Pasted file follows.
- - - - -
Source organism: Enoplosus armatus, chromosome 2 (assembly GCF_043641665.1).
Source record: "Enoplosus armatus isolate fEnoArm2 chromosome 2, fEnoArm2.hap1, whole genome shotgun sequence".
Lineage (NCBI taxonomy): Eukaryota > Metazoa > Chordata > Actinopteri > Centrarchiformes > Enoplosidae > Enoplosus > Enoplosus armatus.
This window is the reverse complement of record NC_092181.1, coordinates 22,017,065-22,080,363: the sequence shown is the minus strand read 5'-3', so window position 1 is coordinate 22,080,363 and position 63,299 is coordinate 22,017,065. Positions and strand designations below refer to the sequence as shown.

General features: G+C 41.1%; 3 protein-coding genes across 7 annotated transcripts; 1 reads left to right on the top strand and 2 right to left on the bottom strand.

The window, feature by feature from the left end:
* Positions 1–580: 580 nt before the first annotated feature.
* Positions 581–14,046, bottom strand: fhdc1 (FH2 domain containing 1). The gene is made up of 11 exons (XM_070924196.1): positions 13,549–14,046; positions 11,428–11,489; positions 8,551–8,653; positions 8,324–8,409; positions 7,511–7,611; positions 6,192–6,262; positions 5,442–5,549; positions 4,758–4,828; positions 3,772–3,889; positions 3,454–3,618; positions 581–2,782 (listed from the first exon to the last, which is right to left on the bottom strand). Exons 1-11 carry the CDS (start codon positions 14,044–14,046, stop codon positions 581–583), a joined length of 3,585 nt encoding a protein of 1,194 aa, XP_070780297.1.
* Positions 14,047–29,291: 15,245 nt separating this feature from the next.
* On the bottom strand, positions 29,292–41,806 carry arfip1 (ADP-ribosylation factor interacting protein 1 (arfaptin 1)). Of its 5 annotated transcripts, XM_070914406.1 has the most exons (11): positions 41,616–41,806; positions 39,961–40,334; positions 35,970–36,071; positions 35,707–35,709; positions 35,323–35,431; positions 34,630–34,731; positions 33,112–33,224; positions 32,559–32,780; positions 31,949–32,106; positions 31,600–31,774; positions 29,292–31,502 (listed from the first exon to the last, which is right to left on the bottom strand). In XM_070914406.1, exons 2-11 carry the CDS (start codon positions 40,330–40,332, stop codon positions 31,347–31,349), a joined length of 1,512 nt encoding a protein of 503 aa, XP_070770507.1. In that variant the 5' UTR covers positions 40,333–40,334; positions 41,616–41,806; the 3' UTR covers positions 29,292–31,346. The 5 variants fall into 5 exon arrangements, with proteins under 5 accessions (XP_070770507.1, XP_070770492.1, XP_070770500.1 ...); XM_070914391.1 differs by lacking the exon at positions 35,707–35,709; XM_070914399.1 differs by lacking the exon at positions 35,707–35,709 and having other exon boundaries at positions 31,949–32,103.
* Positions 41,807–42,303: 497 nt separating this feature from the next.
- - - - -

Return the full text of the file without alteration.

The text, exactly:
Source organism: Enoplosus armatus, chromosome 2 (assembly GCF_043641665.1).
Source record: "Enoplosus armatus isolate fEnoArm2 chromosome 2, fEnoArm2.hap1, whole genome shotgun sequence".
Lineage (NCBI taxonomy): Eukaryota > Metazoa > Chordata > Actinopteri > Centrarchiformes > Enoplosidae > Enoplosus > Enoplosus armatus.
This window is the reverse complement of record NC_092181.1, coordinates 22,017,065-22,080,363: the sequence shown is the minus strand read 5'-3', so window position 1 is coordinate 22,080,363 and position 63,299 is coordinate 22,017,065. Positions and strand designations below refer to the sequence as shown.

General features: G+C 41.1%; 3 protein-coding genes across 7 annotated transcripts; 1 reads left to right on the top strand and 2 right to left on the bottom strand.

The window, feature by feature from the left end:
* Positions 1–580: 580 nt before the first annotated feature.
* Positions 581–14,046, bottom strand: fhdc1 (FH2 domain containing 1). The gene is made up of 11 exons (XM_070924196.1): positions 13,549–14,046; positions 11,428–11,489; positions 8,551–8,653; positions 8,324–8,409; positions 7,511–7,611; positions 6,192–6,262; positions 5,442–5,549; positions 4,758–4,828; positions 3,772–3,889; positions 3,454–3,618; positions 581–2,782 (listed from the first exon to the last, which is right to left on the bottom strand). Exons 1-11 carry the CDS (start codon positions 14,044–14,046, stop codon positions 581–583), a joined length of 3,585 nt encoding a protein of 1,194 aa, XP_070780297.1.
* Positions 14,047–29,291: 15,245 nt separating this feature from the next.
* On the bottom strand, positions 29,292–41,806 carry arfip1 (ADP-ribosylation factor interacting protein 1 (arfaptin 1)). Of its 5 annotated transcripts, XM_070914406.1 has the most exons (11): positions 41,616–41,806; positions 39,961–40,334; positions 35,970–36,071; positions 35,707–35,709; positions 35,323–35,431; positions 34,630–34,731; positions 33,112–33,224; positions 32,559–32,780; positions 31,949–32,106; positions 31,600–31,774; positions 29,292–31,502 (listed from the first exon to the last, which is right to left on the bottom strand). In XM_070914406.1, exons 2-11 carry the CDS (start codon positions 40,330–40,332, stop codon positions 31,347–31,349), a joined length of 1,512 nt encoding a protein of 503 aa, XP_070770507.1. In that variant the 5' UTR covers positions 40,333–40,334; positions 41,616–41,806; the 3' UTR covers positions 29,292–31,346. The 5 variants fall into 5 exon arrangements, with proteins under 5 accessions (XP_070770507.1, XP_070770492.1, XP_070770500.1 ...); XM_070914391.1 differs by lacking the exon at positions 35,707–35,709; XM_070914399.1 differs by lacking the exon at positions 35,707–35,709 and having other exon boundaries at positions 31,949–32,103.
* Positions 41,807–42,303: 497 nt separating this feature from the next.